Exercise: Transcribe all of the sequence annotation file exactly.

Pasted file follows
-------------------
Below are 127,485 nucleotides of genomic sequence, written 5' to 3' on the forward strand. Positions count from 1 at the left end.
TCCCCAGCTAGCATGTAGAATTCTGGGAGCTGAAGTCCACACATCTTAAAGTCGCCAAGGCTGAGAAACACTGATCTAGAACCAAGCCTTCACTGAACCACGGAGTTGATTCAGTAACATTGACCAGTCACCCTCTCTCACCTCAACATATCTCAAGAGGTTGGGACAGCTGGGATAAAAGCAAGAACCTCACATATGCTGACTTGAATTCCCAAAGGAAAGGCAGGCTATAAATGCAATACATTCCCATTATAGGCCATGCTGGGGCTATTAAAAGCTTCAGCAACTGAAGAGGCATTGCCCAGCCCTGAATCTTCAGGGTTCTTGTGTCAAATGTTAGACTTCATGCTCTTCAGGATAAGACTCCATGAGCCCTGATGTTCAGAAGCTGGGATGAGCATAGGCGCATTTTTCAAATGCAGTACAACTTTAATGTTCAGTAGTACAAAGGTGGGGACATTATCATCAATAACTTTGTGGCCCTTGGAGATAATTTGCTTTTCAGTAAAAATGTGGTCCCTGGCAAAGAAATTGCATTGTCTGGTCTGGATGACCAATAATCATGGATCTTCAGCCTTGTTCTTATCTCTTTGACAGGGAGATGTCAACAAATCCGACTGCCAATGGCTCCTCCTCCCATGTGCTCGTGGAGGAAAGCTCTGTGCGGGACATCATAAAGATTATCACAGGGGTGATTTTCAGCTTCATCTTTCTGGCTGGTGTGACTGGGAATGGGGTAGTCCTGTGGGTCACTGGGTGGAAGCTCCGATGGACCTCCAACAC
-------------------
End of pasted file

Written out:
Below are 127,485 nucleotides of genomic sequence, written 5' to 3' on the forward strand. Positions count from 1 at the left end.
TCCCCAGCTAGCATGTAGAATTCTGGGAGCTGAAGTCCACACATCTTAAAGTCGCCAAGGCTGAGAAACACTGATCTAGAACCAAGCCTTCACTGAACCACGGAGTTGATTCAGTAACATTGACCAGTCACCCTCTCTCACCTCAACATATCTCAAGAGGTTGGGACAGCTGGGATAAAAGCAAGAACCTCACATATGCTGACTTGAATTCCCAAAGGAAAGGCAGGCTATAAATGCAATACATTCCCATTATAGGCCATGCTGGGGCTATTAAAAGCTTCAGCAACTGAAGAGGCATTGCCCAGCCCTGAATCTTCAGGGTTCTTGTGTCAAATGTTAGACTTCATGCTCTTCAGGATAAGACTCCATGAGCCCTGATGTTCAGAAGCTGGGATGAGCATAGGCGCATTTTTCAAATGCAGTACAACTTTAATGTTCAGTAGTACAAAGGTGGGGACATTATCATCAATAACTTTGTGGCCCTTGGAGATAATTTGCTTTTCAGTAAAAATGTGGTCCCTGGCAAAGAAATTGCATTGTCTGGTCTGGATGACCAATAATCATGGATCTTCAGCCTTGTTCTTATCTCTTTGACAGGGAGATGTCAACAAATCCGACTGCCAATGGCTCCTCCTCCCATGTGCTCGTGGAGGAAAGCTCTGTGCGGGACATCATAAAGATTATCACAGGGGTGATTTTCAGCTTCATCTTTCTGGCTGGTGTGACTGGGAATGGGGTAGTCCTGTGGGTCACTGGGTGGAAGCTCCGATGGACCTCCAACAC